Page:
It occurred to me a while back that my websites were not searchable in Google, Ask.com, Yahoo!, Duckduckgo, or anything else. Why? Didn’t people search for seaweed soup or ESL classes? Weren’t people interested? I was hurt! Not really, but it was weird nonetheless. Back in the day, when static HTML pages ruled and students logged in, my website was searched for many times.
But that was then, and this is now. Now, apparently, website owners have to actually install a Google Console identifier file onto their website’s main directory. Is this about having the owner’s permission to be searched? Well excuuuuuse me! I thought it was the World Wide Web. I thought everything out there should be searched.
Or could it be that Google just doesn’t want to? Are there too many sites out there now? Are they too busy now, and we have to ask them to include us? Well excuuuuuse me! I thought that was Google’s job in the world – to search for websites with seaweed soup recipes and report back with hits. But mine didn’t show up. I searched many places for “allansplace” and got some guy in South Africa. What makes him so special? Who the heck knows. Did he pay Google to include him?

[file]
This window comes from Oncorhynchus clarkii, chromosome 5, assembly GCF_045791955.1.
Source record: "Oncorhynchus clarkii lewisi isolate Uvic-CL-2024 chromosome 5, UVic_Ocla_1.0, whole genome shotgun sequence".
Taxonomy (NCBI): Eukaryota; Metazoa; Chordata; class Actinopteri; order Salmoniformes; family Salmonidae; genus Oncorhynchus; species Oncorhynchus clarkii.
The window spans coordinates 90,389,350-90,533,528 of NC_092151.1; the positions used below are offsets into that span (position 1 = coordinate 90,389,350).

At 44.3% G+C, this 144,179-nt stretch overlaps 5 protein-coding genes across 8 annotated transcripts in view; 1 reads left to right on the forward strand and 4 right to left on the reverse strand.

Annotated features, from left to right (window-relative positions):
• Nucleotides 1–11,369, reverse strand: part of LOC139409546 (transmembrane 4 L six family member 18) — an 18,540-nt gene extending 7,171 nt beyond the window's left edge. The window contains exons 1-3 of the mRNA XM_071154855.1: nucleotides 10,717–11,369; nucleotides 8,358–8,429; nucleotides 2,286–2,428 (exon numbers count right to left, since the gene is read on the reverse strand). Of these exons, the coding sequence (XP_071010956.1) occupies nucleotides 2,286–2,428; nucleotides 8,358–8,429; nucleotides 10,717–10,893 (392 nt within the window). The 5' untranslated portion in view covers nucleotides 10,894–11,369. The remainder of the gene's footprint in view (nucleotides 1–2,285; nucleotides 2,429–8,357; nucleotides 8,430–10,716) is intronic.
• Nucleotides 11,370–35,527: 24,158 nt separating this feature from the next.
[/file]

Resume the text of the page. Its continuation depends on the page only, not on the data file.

It became apparent that times had changed. I still don’t know why we have to actually tell Google to search on our webs – maybe something about the new privacy regulations in Europe – but whatever the reason is, I now have a little piece of Google on my website. It’s called Google Console. Does this mean my site is being tracked? I can apparently know where people are viewing my websites from. Yay. My server used to do that. Does that go against the anti-tracking meme so common today? Is there any other way of being included in Google searches without this?
I’ll get back to you … someday. Do a search for it.